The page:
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An aging population could signify less domestic unrest in the world, and developing countries are generally becoming healthier and more educated.

"On the whole, things are getting better," says Jonathan Moyer, who studies global trends at the University of Denver, where he is a Ph.D. student in international studies. But "pressures" are still plentiful, adds Bluffton University’s 2011 Outstanding Young Alumnus.

The 2002 Bluffton graduate outlined some of those pressures, along with the positives, when he spoke at his alma mater Sept. 30.

Moyer, who taught in Vietnam through Mennonite Central Committee for three years after graduation, has been forecasting the character of interactions between nations since 2005. That’s when he started his master’s degree program at Denver and began working with International Futures, a quantitative model designed to help policymakers think strategically about economic, social, political and environmental systems.

For his doctoral dissertation, Moyer is modeling emerging pressures on state relations over the next 20 years—a list that includes changing, and particularly aging, demographics.

Over the last 50 years, "the world’s been getting older and having fewer children," he noted, and that "historic transition" can be expected to continue through 2030. It will likely create more budgetary issues for nations, among other potential implications, he said, pointing out that Germany, Italy and Japan are "leading the pack" of oldest countries now.

Never, Moyer continued, has more than 20 percent of a nation’s population been over age 65, but by 2060, integrated models indicate that Germany and Japan, along with South Korea, could near the 40 percent mark.

While the percentage of people over 65 grows, the percentage of younger people is declining. Although that scenario does raise questions about what happens when fewer workers are producing for a larger elderly population, it’s "not always a bad thing," Moyer maintained. A shrinking "youth bulge"—in the 15-29 age range—could mean less domestic social unrest, often fomented by the young, he said.

The transition toward more educational attainment and better health in developing countries is positive as well—"We have seen the HIV/AIDS epidemic brought under control for the most part," said Moyer—but other pressures lurk in a shift in global material power and in climate change.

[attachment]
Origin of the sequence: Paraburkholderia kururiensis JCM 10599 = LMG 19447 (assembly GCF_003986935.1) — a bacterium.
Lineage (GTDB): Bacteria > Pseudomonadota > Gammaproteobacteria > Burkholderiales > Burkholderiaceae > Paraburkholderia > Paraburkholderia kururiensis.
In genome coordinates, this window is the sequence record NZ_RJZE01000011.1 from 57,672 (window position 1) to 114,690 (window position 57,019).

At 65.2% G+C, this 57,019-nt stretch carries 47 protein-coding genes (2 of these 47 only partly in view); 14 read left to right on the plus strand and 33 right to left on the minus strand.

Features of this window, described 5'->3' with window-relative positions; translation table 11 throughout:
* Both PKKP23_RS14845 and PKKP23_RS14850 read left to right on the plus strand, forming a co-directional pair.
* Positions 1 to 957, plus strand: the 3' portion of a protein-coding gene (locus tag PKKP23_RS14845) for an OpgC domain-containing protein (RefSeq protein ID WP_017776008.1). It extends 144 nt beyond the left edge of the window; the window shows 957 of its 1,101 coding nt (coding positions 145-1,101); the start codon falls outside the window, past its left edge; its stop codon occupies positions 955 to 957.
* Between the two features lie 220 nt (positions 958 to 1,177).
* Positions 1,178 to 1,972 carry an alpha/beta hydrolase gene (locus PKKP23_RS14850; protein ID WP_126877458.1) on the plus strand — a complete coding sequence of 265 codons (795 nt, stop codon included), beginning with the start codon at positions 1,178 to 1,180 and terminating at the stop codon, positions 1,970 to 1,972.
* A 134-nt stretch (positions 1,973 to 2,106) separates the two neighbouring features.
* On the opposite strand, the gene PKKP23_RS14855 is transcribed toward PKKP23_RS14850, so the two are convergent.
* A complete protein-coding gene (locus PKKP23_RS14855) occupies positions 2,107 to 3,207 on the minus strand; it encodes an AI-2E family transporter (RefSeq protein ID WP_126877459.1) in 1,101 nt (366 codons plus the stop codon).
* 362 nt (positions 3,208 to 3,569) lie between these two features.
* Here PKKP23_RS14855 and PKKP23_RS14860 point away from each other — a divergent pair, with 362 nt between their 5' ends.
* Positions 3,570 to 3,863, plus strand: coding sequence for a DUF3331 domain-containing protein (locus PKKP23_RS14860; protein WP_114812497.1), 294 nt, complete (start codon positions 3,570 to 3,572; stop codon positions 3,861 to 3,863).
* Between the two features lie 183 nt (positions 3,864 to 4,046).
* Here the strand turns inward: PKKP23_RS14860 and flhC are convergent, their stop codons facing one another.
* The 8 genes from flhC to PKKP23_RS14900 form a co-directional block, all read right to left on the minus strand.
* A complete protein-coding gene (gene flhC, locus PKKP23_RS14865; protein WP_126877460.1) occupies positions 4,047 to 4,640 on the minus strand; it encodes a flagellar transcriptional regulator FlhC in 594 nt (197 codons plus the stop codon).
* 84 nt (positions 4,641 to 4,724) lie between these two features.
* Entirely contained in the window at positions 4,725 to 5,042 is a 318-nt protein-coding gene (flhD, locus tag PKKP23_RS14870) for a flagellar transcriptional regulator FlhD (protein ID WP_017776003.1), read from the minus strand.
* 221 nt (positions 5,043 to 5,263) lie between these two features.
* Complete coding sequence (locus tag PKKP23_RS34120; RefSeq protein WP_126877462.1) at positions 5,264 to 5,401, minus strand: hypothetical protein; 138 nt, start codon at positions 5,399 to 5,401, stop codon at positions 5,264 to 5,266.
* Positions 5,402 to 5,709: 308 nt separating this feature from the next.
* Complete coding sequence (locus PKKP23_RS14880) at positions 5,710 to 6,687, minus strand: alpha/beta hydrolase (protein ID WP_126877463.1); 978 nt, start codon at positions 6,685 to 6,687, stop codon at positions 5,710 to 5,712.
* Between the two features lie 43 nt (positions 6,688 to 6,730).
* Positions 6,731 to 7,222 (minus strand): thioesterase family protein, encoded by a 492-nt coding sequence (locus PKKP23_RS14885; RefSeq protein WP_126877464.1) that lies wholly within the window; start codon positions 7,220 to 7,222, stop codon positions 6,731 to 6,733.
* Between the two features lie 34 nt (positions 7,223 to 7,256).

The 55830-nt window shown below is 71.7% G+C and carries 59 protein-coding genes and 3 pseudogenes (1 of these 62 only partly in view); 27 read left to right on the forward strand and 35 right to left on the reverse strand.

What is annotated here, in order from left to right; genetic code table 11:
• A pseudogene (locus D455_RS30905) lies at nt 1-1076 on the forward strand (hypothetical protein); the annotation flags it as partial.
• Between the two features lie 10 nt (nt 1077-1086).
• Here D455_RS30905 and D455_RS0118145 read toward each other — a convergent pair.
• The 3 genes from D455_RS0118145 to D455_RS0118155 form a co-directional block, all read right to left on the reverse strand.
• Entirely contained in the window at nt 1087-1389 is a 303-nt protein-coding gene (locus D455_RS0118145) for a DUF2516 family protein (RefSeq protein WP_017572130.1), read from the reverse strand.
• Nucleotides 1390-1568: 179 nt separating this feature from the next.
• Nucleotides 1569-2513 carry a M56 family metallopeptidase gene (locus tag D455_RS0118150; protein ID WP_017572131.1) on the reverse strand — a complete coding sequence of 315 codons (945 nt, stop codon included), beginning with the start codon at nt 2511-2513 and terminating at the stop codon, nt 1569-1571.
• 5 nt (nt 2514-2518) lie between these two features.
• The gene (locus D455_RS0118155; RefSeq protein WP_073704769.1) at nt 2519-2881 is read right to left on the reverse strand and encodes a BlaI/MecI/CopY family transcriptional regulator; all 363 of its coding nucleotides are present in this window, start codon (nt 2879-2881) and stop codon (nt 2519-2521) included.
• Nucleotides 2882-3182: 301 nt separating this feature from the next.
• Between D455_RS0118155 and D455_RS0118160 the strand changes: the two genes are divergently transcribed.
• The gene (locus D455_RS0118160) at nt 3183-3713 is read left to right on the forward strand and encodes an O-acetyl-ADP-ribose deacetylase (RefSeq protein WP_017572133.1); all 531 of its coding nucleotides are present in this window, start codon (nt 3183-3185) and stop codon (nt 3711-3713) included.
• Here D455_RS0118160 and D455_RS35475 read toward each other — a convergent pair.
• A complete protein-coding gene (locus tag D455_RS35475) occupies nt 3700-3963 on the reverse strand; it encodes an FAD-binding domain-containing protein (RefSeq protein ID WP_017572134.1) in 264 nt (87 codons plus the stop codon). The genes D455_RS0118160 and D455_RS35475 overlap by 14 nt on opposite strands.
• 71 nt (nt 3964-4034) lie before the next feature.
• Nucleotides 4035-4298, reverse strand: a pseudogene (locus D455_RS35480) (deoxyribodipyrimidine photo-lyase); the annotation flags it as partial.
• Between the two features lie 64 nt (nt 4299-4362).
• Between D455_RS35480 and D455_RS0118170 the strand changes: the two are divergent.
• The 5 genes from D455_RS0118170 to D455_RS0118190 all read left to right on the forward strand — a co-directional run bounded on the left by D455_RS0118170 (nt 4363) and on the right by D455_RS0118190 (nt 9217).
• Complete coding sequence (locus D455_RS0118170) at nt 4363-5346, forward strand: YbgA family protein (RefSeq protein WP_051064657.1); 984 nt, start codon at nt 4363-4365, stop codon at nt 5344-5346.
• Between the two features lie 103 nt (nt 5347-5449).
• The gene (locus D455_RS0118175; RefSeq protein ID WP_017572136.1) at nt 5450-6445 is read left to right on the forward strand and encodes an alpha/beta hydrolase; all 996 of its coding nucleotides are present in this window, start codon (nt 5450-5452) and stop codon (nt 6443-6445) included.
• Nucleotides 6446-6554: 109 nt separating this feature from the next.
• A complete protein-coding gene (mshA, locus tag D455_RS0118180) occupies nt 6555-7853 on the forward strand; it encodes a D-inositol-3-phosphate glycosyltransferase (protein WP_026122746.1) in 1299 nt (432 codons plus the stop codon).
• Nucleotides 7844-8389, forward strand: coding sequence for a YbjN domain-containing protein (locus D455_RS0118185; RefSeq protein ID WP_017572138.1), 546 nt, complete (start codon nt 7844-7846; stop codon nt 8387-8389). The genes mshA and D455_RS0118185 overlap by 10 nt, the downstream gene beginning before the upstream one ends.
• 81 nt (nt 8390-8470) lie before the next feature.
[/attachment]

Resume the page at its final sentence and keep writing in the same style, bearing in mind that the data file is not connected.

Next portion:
"Material power" refers to a nation’s wealth and power using military logic, he explained. As of 2005, the United States had roughly 23 percent of the world’s material power and China, about 11 percent. But the most plausible "base-case" forecast—meaning it’s been tested and validated historically, he said—calls for those two percentages to be about the same by 2030.

That doesn’t mean the U.S. is regressing, Moyer added, but rather that the relative growth of China is faster than America’s—as is India’s—and that a Western-centered world is becoming a more bipolar one. "It could become contentious around how India and China are developing," he said.

Moyer is among the five-member leadership team at Denver’s Pardee Center for International Futures, which he stressed is "not interested in predicting" specifics but instead in forecasting likelihood, acknowledging the subjectivity that goes along with it. In terms of climate change, for instance, Central Africa, which already has problems with food production, may suffer the most—but the issue is "a dynamic, complicated thing" fraught with unknowns, he said.

He also noted that carbon emissions are likely to continue growing until about 2040, when a decline may ensue. And by then, said Moyer, citing another major transition, renewable energy sources should comprise a much greater share of total energy production.

International Futures analysis shows use of fossil fuels "plateauing in 2030, with renewables taking off," he said.


Bluffton public relations, 10/7/11